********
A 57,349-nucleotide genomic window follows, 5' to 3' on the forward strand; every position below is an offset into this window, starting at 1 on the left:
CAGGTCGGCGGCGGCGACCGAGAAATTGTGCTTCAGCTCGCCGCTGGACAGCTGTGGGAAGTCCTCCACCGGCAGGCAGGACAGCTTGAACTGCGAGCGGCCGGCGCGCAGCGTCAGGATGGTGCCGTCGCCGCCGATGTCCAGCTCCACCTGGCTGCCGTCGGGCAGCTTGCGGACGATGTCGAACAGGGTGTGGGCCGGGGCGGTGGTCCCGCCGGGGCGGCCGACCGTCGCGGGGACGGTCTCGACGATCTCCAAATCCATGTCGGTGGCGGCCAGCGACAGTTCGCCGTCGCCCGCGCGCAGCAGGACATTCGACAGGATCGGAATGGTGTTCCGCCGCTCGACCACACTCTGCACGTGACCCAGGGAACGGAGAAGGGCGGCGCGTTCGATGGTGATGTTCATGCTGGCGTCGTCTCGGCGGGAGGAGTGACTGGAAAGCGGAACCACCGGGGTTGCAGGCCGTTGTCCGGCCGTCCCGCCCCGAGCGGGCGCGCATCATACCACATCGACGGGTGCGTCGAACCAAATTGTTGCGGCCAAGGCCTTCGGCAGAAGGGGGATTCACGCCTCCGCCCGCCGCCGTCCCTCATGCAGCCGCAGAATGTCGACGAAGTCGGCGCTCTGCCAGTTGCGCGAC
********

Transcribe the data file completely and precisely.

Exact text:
A 57,349-nucleotide genomic window follows, 5' to 3' on the forward strand; every position below is an offset into this window, starting at 1 on the left:
CAGGTCGGCGGCGGCGACCGAGAAATTGTGCTTCAGCTCGCCGCTGGACAGCTGTGGGAAGTCCTCCACCGGCAGGCAGGACAGCTTGAACTGCGAGCGGCCGGCGCGCAGCGTCAGGATGGTGCCGTCGCCGCCGATGTCCAGCTCCACCTGGCTGCCGTCGGGCAGCTTGCGGACGATGTCGAACAGGGTGTGGGCCGGGGCGGTGGTCCCGCCGGGGCGGCCGACCGTCGCGGGGACGGTCTCGACGATCTCCAAATCCATGTCGGTGGCGGCCAGCGACAGTTCGCCGTCGCCCGCGCGCAGCAGGACATTCGACAGGATCGGAATGGTGTTCCGCCGCTCGACCACACTCTGCACGTGACCCAGGGAACGGAGAAGGGCGGCGCGTTCGATGGTGATGTTCATGCTGGCGTCGTCTCGGCGGGAGGAGTGACTGGAAAGCGGAACCACCGGGGTTGCAGGCCGTTGTCCGGCCGTCCCGCCCCGAGCGGGCGCGCATCATACCACATCGACGGGTGCGTCGAACCAAATTGTTGCGGCCAAGGCCTTCGGCAGAAGGGGGATTCACGCCTCCGCCCGCCGCCGTCCCTCATGCAGCCGCAGAATGTCGACGAAGTCGGCGCTCTGCCAGTTGCGCGAC